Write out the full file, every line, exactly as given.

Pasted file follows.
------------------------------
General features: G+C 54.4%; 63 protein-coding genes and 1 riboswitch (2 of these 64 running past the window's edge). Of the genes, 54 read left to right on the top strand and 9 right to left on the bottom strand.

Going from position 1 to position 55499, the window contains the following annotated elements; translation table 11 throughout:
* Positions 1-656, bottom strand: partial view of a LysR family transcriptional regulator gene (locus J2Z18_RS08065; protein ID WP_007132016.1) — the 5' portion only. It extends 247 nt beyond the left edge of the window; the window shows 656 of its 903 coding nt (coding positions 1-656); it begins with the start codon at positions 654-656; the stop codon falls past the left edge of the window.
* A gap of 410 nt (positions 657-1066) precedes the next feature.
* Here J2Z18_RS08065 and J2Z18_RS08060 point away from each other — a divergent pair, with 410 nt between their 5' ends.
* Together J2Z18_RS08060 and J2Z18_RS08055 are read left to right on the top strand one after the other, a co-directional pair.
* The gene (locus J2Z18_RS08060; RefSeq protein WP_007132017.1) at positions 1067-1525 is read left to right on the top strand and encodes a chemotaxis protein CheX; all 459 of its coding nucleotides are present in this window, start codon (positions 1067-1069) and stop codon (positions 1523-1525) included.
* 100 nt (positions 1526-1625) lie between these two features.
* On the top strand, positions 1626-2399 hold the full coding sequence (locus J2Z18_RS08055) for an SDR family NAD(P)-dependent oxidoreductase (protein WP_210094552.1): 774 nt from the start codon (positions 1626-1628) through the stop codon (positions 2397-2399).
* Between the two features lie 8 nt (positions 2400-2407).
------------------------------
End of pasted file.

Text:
General features: G+C 54.4%; 63 protein-coding genes and 1 riboswitch (2 of these 64 running past the window's edge). Of the genes, 54 read left to right on the top strand and 9 right to left on the bottom strand.

Going from position 1 to position 55499, the window contains the following annotated elements; translation table 11 throughout:
* Positions 1-656, bottom strand: partial view of a LysR family transcriptional regulator gene (locus J2Z18_RS08065; protein ID WP_007132016.1) — the 5' portion only. It extends 247 nt beyond the left edge of the window; the window shows 656 of its 903 coding nt (coding positions 1-656); it begins with the start codon at positions 654-656; the stop codon falls past the left edge of the window.
* A gap of 410 nt (positions 657-1066) precedes the next feature.
* Here J2Z18_RS08065 and J2Z18_RS08060 point away from each other — a divergent pair, with 410 nt between their 5' ends.
* Together J2Z18_RS08060 and J2Z18_RS08055 are read left to right on the top strand one after the other, a co-directional pair.
* The gene (locus J2Z18_RS08060; RefSeq protein WP_007132017.1) at positions 1067-1525 is read left to right on the top strand and encodes a chemotaxis protein CheX; all 459 of its coding nucleotides are present in this window, start codon (positions 1067-1069) and stop codon (positions 1523-1525) included.
* 100 nt (positions 1526-1625) lie between these two features.
* On the top strand, positions 1626-2399 hold the full coding sequence (locus J2Z18_RS08055) for an SDR family NAD(P)-dependent oxidoreductase (protein WP_210094552.1): 774 nt from the start codon (positions 1626-1628) through the stop codon (positions 2397-2399).
* Between the two features lie 8 nt (positions 2400-2407).